separately for actors and audience in the comedy and
drama events. There was a significant effect of condition
(comedy versus drama: F
1,38
¼3.86, p¼0.022 one-
tailed), but no effect owing to status (actor versus audience:
F
1,38
¼0.16, p¼0.901). More importantly, the difference
in pain threshold is significantly greater than
d
¼0 for both
actors (t
16
¼3.983, p,0.001) and audience (t
16
¼2.742,
p¼0.007) in the comedy events, but not in the drama
events (though sample sizes are small in the latter; actors:
t
3
¼21.022, p¼0.618; audience: t
2
¼1.932, p¼0.193;
all tests one-tailed).
4. DISCUSSION
We tested the hypothesis that social laughter elevates pain
thresholds both in the laboratory and under naturalistic
150
100
difference in pain threshold
50
0
–50
alone/neutral alone/comedy group/comedy
Figure 2. Experiment 4: mean (+s.e.) change in pain
threshold (post-test minus pre-test) for females (open sym-
bols) and males (solid symbols) under three different
conditions: neutral video watched alone, comedy video
watched alone and comedy video in groups of four. Pain
threshold was indexed using a sphygmomanometer. Sample
sizes (left to right): 18, 8, 17, 7, 8, 2.
20
10
0
–10
difference in pain threshold
–20
–30
–40
neutral affect comedy
Figure 3. Experiment 5: mean (+s.e.) change in pain
threshold (post-test minus pre-test) under three conditions
(neutral video, positive affect-only video and comedy
video) for subjects who watched the video alone (open sym-
bols) or in groups of four (solid symbols). Pain threshold was
indexed using a sphygmomanometer. Sample sizes (left to
right): 10, 8, 12, 20.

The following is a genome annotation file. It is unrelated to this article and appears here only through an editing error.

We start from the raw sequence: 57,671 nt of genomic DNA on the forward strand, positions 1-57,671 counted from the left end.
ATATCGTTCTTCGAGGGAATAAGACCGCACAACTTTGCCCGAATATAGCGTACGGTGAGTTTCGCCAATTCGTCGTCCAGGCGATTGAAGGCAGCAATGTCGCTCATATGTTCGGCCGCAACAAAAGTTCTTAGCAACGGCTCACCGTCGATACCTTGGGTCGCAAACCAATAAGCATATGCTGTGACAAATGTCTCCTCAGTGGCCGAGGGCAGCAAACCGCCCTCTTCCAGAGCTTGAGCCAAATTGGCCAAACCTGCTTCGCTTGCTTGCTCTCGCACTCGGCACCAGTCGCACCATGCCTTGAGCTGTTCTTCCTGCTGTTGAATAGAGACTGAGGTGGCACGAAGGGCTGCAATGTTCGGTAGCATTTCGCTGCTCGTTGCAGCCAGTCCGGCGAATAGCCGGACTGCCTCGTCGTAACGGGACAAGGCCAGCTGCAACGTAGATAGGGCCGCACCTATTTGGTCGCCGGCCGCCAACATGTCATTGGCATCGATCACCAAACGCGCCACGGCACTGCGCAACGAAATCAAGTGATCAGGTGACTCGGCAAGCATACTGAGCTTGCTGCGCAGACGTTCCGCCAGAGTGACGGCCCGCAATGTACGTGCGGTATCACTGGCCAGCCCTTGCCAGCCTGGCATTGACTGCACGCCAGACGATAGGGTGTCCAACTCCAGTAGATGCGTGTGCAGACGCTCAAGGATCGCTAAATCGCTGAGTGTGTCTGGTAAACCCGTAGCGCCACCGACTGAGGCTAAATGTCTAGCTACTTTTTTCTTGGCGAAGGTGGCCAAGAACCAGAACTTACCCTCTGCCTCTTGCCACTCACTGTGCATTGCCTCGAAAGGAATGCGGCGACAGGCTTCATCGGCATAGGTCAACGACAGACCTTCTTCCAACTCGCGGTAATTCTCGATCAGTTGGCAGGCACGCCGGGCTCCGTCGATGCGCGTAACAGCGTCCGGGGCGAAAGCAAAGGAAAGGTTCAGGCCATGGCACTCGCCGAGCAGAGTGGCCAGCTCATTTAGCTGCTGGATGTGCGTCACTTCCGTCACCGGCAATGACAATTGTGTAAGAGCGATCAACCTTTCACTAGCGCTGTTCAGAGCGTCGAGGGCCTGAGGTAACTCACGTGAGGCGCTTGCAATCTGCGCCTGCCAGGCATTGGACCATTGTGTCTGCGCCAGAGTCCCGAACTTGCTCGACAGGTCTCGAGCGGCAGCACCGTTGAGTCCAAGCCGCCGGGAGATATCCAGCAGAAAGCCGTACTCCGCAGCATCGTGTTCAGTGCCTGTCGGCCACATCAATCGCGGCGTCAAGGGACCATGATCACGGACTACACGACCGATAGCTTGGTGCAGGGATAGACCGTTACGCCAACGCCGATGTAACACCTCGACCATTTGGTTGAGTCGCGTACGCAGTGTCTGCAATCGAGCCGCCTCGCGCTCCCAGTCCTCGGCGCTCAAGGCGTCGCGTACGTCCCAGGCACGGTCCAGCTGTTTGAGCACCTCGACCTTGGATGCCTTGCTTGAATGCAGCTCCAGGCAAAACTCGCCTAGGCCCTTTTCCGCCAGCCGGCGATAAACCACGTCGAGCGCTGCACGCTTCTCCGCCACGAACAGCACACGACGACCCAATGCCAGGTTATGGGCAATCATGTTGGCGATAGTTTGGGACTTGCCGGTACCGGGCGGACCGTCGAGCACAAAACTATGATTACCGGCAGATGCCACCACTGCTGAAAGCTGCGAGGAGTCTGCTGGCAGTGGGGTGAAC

80
60
difference in pain threshold (s)
40
20
0
comed
y
drama
–20
Figure 4. Experiment 6: mean (+s.e.) difference in pain
threshold (post-test minus pre-test) for actors (open sym-
bols) and audience (solid symbols) in live theatre
performances of stand-up comedy versus drama (no laughter
condition). Pain threshold indexed using the Madsen et al.
[38] skiing task and the measure is the time for which the
position was held (in seconds). Sample sizes (left to right):
17, 17, 4, 3.
1164 R. I. M. Dunbar et al. Laughter and pain
Proc. R. Soc. B (2012)
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conditions. In both cases, the results confirmed that when
laughter is elicited, pain thresholds are significantly
increased, whereas when subjects watched something
that does not naturally elicit laughter, pain thresholds
do not change (and are often lower). These results can
best be explained by the action of endorphins released
by laughter.
An important distinction is drawn between Duchenne
laughter (relaxed, unforced laughter that is stimulus-
driven and emotionally valent, involving involuntary
contraction of the orbicularis oculi muscles) and non-
Duchenne laughter (context-driven and emotionless, with
no orbicularis oculi involvement) [1,2,40,41]. Neuroima-
ging evidence suggests that these two types of laughter
involve different neural pathways [42]. The involuntary
nature of Duchenne laughter is largely responsible for the
well-known contagion effect whereby we are stimulated to
laugh just by others laughing. Precisely because Duchenne
laughter is intensely social and contagious [1,40], it is likely
that the endorphin effect is limited to this form of laughter.
Indeed, only Duchenne laughter has the capacity to
mitigate negative emotions and stress [40].
Most of the phenomena that trigger endorphin release
involve physical exercise (running, circuit-training, rowing,
etc. [18,33,4345]) or other forms of pressure on the
body surface (e.g. grooming and massage [46]). In the
case of laughter, we assume that the functional mechanism
is the muscular exertion involved in sustained laughter. As
the sonograms in Davila Ross et al. [4] illustrate, ape laugh-
ter typically consists of a series of alternating exhalations and
inhalations, whereas that of humans typically consists of a
sustained series of exhalations without drawing breath (see
also [1]). (This capacity to maintain a long series of exhala-
tions is crucial to speech [1,47,48].) It is this long series of
exhalations that appears to be exhausting (hence triggering
endorphin release), and this might be either because the